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What are invasive species? How a foreign nuisance can wreak havoc on a local ecosystem

From their introduction, invasive species will quickly populate or spread in a new territory with little interference from a natural predator.

Invasive species can wreak havoc on a local ecosystem

Photo Credit: iStock

Invasive species are a nuisance –– they come into an inhabited area, use up resources that aren't theirs, and disrupt the relationships between native plants, animals, and their environments.

You can think of invasive species as ecological homewreckers.

Defining an invasive species

Jokes aside, an invasive species is an organism that's introduced to a foreign area by human activity and causes harm to the environment, economy, or human health.

Examples in the U.S. include aquatic organisms like zebra mussels in the Great Lakes, which filter out algae that native species need for food; plants like fast-growing vine kudzu, which chokes and kills native plants throughout the South; insects like the spotted lanternfly, which destroys crops in the Northeast; and animals like feral swine, which can pose danger to humans and native wildlife and also spread disease. 

What makes a species invasive?

Not all foreign species introduced to an environment become invasive species. 

Introduced species must have traits that allow them to reproduce quickly, easily adapt to a new location, and outcompete native species to become invasive. 

A species can be classified as invasive when it's introduced to a foreign area by human action and negatively impacts the local environment, human health, or economy.

How they invade

Many invasive species are brought to a new area by accident — spotted lanternflies are known to hitchhike — while others get introduced to control pest populations or as ornaments. 

From their introduction, these species will quickly populate or spread in the new territory with little interference from a natural predator, outcompete native species, and cause chaos.

Dangers of invasive species

So far, we have mentioned that these predatory species harm the environment, the economy, and human health. But what does that mean, exactly?

Invasive species can overuse resources and destroy habitats, causing native populations to decline or even go extinct. Ecosystems are delicately balanced –– when one plant or animal is harmed, it can endanger the rest of the environment. 

Invasive species are a heavy burden on any economy –– they can ravage crops, harm public utility operations, threaten livestock and fish, and more. In the U.S. alone, they cost us almost $20 billion yearly in resource damage and management.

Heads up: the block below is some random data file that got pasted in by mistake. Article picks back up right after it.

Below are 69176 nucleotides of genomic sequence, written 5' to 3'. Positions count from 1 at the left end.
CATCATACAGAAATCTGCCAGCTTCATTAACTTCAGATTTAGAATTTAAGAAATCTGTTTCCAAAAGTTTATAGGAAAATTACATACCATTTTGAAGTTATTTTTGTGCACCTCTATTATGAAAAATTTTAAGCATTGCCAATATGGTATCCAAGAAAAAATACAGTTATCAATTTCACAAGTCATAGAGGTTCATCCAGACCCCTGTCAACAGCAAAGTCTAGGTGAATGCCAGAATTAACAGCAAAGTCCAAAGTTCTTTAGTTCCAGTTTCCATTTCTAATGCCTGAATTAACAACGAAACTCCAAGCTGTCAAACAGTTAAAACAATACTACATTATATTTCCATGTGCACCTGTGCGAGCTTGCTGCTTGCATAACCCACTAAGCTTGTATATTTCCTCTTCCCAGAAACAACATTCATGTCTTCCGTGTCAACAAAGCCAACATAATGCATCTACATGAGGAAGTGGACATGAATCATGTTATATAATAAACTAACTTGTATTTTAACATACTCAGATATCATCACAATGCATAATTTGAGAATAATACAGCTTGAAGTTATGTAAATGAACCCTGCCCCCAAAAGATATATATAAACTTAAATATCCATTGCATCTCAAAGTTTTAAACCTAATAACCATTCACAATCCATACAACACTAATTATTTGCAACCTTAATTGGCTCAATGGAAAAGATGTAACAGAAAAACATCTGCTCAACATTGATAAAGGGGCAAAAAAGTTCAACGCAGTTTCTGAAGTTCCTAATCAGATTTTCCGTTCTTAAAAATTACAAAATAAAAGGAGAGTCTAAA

Invasive feral swine (wild pigs), for example, cause close to $2 billion or more in damages annually. 

For individuals, property damages caused by invasive species can end up costing an arm and a leg.

And invasive species don't stop the havoc-wreaking there. They can carry and transmit diseases and parasites, threatening and harming humans beyond finances. 

The Asian tiger mosquito, an invasive species that entered the United States in shipments of used tires from northern Asia in the mid-1980s, can carry many diseases, such as the West Nile virus.

Slowing the spread

Here's a list of relatively simple and effective actions you can take and share with others: 

  1. Do your research 

    Find out what invasive species are posing a real problem in your area. 

  2. Check yourself

    When you leave a hiking, hunting, or fishing site, thoroughly clean off your gear, including vehicles. You could unknowingly be harboring a stowaway. Make sure to check your pet's paws if they join your adventure.

  3. Support native species

    Consult with your nursery about what plants are native to your area, and try planting more native plants in your garden, yard, or window box planter. Use native bait for fishing to avoid introducing a foreign species into a body of water.

  4. Don't transport or move firewood 

    Firewood hosts a variety of little insects. Moving firewood can transplant critters from one place to another, providing them an opportunity to become an invasive species. We don't want that. Find a local firewood provider and make sure the wood stays in the area it is native to.

  5. Get involved with removal efforts

    Volunteer with local removal efforts or do what you can safely by yourself, like squashing invasive insects or pulling an invasive vine, verifying first that it is an invasive species and then reporting it.

  6. Do not release pets or houseplants into the wild 

    Pets like aquarium fish, hamsters, guinea pigs, turtles, and more, as well as houseplants, are most likely not native to your local area. If you need to rehome your pet, please seek assistance from your local animal shelter.

@junglejordan23 Don't let your pet become an invasive species. #fyp #animals #animalsoftiktok #junglejordan #invasive ♬ original sound - Jungle Jordan

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